The market has tested Twitter’s Promoted Products business model and found it good, chairman Jack Dorsey confidently asserted today at the Digital Life Design conference in Munich.
Twitter’s Promoted Products — including Promoted Tweets, Accounts and Trends — are seeing 3 to 5 percent engagement, Dorsey said. “Advertisers are coming back … [the market] is proving that this is something people want to see more of.”
The company’s Promoted Products offer advertisers a way to purchase their to the top of search results and, more recently, to buy their way inside the Twitter streams of members who may or may not be following them. The company’s fledgling advertising suite of products has been moderately successful from a purely financial perspective — the company was projected to earn $140 million in revenue for 2011.
During the DLD interview, journalists Holger Schmidt and David Kirkpatrick also peppered the Twitter founder and Square CEO about the information network’s place in the social ecosystem. Schmidt asked about Twitter’s place in relation to Google and Facebook, and Kirkpatrick queried the even-keeled entrepreneur as to whether Google+ constituted a threat to Twitter.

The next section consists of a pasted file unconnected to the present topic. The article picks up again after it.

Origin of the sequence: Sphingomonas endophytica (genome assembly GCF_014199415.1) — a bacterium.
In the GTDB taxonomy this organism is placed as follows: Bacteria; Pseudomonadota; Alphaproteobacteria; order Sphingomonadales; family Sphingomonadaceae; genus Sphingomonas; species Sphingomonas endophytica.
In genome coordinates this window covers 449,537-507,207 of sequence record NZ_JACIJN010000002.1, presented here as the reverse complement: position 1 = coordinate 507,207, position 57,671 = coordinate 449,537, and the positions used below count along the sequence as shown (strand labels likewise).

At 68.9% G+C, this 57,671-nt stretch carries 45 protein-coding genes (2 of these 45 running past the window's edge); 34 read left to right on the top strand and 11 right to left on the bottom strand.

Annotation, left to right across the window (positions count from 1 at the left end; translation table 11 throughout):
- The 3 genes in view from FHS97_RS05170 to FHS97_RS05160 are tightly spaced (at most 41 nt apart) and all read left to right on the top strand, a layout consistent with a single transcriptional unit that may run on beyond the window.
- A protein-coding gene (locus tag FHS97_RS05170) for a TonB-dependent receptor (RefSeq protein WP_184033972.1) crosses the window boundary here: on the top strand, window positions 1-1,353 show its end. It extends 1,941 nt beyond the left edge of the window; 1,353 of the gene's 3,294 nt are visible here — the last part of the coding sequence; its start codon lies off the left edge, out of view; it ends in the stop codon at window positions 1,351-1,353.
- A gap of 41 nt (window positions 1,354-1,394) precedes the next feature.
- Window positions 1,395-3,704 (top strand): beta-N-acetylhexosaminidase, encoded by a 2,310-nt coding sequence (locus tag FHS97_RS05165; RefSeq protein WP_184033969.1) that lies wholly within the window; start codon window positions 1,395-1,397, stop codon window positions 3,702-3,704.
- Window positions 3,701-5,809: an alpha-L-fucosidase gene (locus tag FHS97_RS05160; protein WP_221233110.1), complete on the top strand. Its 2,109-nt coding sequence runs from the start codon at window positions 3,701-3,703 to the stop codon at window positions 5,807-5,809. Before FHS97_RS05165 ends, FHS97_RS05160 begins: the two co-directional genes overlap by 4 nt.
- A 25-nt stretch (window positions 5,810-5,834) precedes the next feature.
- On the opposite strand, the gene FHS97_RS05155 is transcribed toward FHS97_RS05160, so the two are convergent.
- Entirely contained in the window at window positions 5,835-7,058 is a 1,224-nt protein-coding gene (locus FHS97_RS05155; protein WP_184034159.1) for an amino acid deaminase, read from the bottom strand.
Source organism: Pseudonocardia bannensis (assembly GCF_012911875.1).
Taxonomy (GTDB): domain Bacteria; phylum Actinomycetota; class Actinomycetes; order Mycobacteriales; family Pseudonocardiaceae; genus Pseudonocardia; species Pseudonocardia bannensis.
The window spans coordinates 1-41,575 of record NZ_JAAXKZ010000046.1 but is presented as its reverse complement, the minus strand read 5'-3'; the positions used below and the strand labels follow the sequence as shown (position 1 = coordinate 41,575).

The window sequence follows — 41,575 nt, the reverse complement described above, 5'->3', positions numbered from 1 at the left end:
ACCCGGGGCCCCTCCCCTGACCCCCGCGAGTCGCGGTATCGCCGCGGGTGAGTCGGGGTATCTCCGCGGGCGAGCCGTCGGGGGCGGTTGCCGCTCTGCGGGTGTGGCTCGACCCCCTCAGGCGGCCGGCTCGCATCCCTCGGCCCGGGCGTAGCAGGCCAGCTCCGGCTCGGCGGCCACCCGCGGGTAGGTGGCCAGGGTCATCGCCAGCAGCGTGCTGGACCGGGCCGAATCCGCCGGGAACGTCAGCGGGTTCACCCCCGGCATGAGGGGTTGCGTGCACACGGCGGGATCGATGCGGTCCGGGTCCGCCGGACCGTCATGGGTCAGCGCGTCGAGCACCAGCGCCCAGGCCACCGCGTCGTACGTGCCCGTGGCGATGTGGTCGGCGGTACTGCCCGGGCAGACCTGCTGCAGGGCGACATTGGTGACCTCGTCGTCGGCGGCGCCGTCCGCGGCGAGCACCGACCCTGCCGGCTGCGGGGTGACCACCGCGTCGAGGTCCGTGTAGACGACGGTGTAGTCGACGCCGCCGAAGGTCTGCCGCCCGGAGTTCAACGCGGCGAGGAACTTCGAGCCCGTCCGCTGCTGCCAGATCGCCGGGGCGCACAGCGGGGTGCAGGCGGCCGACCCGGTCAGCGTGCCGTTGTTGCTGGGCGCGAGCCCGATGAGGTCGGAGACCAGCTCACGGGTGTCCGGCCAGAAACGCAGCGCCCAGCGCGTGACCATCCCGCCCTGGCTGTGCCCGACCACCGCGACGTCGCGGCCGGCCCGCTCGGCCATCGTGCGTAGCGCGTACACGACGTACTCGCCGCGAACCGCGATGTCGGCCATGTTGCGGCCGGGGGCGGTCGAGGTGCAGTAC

Twitter, said Dorsey, is distinct because it hosts a public conversation in a public medium. Its future is not threatened by the existence of Google’s social network, he added. Dorsey also spelled out that Twitter’s primary objective is to become something so simple that the whole world can use it to consume information and find breaking news. Consumption and news discovery, not the act of tweeting, he said, is becoming an increasingly popular way for people, especially non-Twitter members, to discover information.
Dorsey avoided saying anything inflammatory about Twitter’s social competitors, opting instead to focus on the company’s strengths as a service. Dorsey was, however, vocal about Twitter’s business model and its continued role as a medium for information exchange. When asked about whether Twitter is contributing to a new age of democracy (in light of recent developments around SOPA), Dorsey said that free access to information helps the world and humanizes mass events.
Disclosure: The Digital Life Design conference paid my way to Munich. VentureBeat’s coverage of DLD 12 remains objective and independent.
[Image via Hubert Burda Media/Flickr]
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